Ballet Nebraska's Swan Lake reveals the story behind the swans

OMAHA — October 10, 2016 — Rows of graceful ballerinas, clad in flowing white tutus and crowned with feathers, form the iconic image of the beloved classical ballet Swan Lake. But what’s the story behind all those swans?
That’s the question that American Midwest Ballet aims to answer in its new season-opening production, artistic director Erika Overturff said. Premiering October 22 at the Orpheum, the new Swan Lake will stay true to the ballet’s timeless aesthetics, she said, while revealing the drama behind them.

Swan Lake
Erin Alarcon (Odette, the white swan) and Vivi DiMarco (Odile, the black swan) dance the leads in American Midwest Ballet’s Swan Lake.

“We’re filling in the backstory,” said Overturff. “Swan Lake was based on old Russian folk tales that are little-known today. We’re bringing back its dramatic elements, so our audience will appreciate Swan Lake both for its beauty and for its powerful story of good against evil.”
Overturff said the basics of the story are the same as those in Marius Petipa’s definitive 1895 production for the Russian Imperial Ballet. By a hidden lake, the sorcerer Rothbart has imprisoned a young woman, Odette, by transforming her into a swan. She and her fellow swan maidens regain their human form only from dusk to dawn. A young prince, Siegfried, is in love with Odette, and vows to break the spell by swearing in public to marry her. But Rothbart and his daughter, Odile, trick Siegfried into pledging his love to Odile instead, and all return to the lake for a final confrontation.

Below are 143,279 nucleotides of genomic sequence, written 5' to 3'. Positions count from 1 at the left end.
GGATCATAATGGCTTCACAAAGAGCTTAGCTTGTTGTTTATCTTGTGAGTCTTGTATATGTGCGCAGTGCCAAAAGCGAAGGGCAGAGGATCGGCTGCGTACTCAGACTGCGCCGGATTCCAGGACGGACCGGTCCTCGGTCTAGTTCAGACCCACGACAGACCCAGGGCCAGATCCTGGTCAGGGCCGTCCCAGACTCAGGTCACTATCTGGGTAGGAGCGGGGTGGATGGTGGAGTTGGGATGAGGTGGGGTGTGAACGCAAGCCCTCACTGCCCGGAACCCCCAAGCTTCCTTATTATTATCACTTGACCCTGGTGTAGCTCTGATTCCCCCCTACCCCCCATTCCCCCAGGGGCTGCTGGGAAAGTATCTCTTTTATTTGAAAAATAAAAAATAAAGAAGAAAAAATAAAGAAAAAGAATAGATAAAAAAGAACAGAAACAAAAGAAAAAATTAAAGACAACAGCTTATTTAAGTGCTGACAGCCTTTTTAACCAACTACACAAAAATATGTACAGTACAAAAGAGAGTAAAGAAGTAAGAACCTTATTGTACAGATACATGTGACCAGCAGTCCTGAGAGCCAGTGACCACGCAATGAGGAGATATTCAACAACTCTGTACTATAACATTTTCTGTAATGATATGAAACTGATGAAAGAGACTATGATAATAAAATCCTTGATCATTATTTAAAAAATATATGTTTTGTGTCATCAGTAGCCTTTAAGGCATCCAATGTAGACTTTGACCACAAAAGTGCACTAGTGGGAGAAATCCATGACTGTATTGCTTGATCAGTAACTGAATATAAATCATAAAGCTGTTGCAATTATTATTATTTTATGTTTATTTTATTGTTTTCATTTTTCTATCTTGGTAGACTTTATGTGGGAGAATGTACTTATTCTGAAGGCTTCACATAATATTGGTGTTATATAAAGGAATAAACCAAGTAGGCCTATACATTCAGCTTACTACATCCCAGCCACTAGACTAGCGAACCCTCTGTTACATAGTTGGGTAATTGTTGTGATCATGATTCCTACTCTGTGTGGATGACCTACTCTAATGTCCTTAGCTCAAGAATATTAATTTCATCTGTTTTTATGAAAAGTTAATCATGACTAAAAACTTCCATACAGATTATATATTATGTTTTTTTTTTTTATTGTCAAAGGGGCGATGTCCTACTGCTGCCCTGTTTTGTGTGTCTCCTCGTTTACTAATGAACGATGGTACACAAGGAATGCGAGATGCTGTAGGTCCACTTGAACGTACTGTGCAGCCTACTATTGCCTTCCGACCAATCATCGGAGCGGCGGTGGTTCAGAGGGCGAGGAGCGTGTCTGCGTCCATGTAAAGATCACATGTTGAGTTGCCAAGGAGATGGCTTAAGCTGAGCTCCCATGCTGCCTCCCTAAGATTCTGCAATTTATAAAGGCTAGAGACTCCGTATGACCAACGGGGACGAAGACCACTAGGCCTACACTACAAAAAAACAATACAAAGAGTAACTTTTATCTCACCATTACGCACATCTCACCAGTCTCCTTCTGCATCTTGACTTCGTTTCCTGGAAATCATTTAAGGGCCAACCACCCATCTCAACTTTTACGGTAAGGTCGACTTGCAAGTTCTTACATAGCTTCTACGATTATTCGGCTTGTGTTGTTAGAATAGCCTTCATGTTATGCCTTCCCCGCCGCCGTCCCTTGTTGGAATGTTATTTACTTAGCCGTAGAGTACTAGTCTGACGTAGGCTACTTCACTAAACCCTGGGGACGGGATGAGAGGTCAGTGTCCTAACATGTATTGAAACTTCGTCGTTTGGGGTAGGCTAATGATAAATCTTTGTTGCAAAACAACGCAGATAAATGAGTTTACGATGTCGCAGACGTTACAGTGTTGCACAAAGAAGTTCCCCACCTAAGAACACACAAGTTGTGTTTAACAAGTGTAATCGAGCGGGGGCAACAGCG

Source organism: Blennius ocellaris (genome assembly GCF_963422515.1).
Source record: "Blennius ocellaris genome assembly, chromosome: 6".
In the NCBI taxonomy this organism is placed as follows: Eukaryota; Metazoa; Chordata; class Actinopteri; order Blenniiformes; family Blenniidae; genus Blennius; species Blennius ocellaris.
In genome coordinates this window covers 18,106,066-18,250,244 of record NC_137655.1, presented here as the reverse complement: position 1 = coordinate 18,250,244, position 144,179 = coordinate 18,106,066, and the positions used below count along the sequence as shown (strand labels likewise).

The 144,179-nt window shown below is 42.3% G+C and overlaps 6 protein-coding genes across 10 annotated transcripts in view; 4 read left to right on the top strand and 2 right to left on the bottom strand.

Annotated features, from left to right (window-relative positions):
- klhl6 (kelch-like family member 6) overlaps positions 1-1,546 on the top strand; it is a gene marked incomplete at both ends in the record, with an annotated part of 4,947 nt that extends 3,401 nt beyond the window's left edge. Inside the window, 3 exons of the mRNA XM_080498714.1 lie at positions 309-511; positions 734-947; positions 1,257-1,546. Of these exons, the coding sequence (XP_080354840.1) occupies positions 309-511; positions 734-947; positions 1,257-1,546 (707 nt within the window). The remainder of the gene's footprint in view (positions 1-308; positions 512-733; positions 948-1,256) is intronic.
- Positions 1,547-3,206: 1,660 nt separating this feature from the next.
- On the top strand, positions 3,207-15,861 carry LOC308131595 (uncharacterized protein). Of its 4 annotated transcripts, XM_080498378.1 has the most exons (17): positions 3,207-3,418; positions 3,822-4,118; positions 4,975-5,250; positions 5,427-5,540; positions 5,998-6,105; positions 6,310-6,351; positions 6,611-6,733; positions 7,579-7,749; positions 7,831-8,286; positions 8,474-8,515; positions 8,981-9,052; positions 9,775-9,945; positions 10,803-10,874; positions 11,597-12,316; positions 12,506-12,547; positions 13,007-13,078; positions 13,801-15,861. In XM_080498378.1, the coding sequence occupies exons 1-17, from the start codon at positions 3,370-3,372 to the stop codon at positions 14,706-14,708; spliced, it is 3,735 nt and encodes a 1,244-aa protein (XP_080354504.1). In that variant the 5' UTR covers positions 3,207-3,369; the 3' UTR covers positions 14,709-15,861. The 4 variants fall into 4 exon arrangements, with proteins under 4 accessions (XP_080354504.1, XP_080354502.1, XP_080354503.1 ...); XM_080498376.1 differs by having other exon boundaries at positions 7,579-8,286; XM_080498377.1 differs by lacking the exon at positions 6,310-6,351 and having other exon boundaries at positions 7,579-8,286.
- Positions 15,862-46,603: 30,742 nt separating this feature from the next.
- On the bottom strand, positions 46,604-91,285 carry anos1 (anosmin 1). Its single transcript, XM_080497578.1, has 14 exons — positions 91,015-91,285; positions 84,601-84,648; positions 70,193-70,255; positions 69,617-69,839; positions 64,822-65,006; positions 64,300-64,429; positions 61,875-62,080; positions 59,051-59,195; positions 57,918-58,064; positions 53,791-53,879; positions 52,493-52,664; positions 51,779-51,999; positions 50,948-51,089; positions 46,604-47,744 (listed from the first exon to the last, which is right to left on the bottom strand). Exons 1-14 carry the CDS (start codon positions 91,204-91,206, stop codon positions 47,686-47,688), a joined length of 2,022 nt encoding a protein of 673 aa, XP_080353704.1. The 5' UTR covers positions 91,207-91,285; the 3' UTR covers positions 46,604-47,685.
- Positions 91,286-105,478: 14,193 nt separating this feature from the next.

To help tell this story, Overturff said, choreographer and American Midwest Ballet balletmaster Matthew Carter has added a prologue — the same technique Petipa used in his later ballet The Sleeping Beauty. The new prologue, Overturff said, lays the groundwork for who the characters are, how they relate to each other, and why they treat each other the way they do.
That knowledge makes Swan Lake relatable as well as beautiful, Overturff said. “At heart, it’s a story about the danger of being deceived by appearances,” she said. “We’ve all had the experience of misjudging someone, for better or worse, on the basis of looks. Swan Lake takes that universal experience and turns it into a beautiful and inspiring theatrical drama.”

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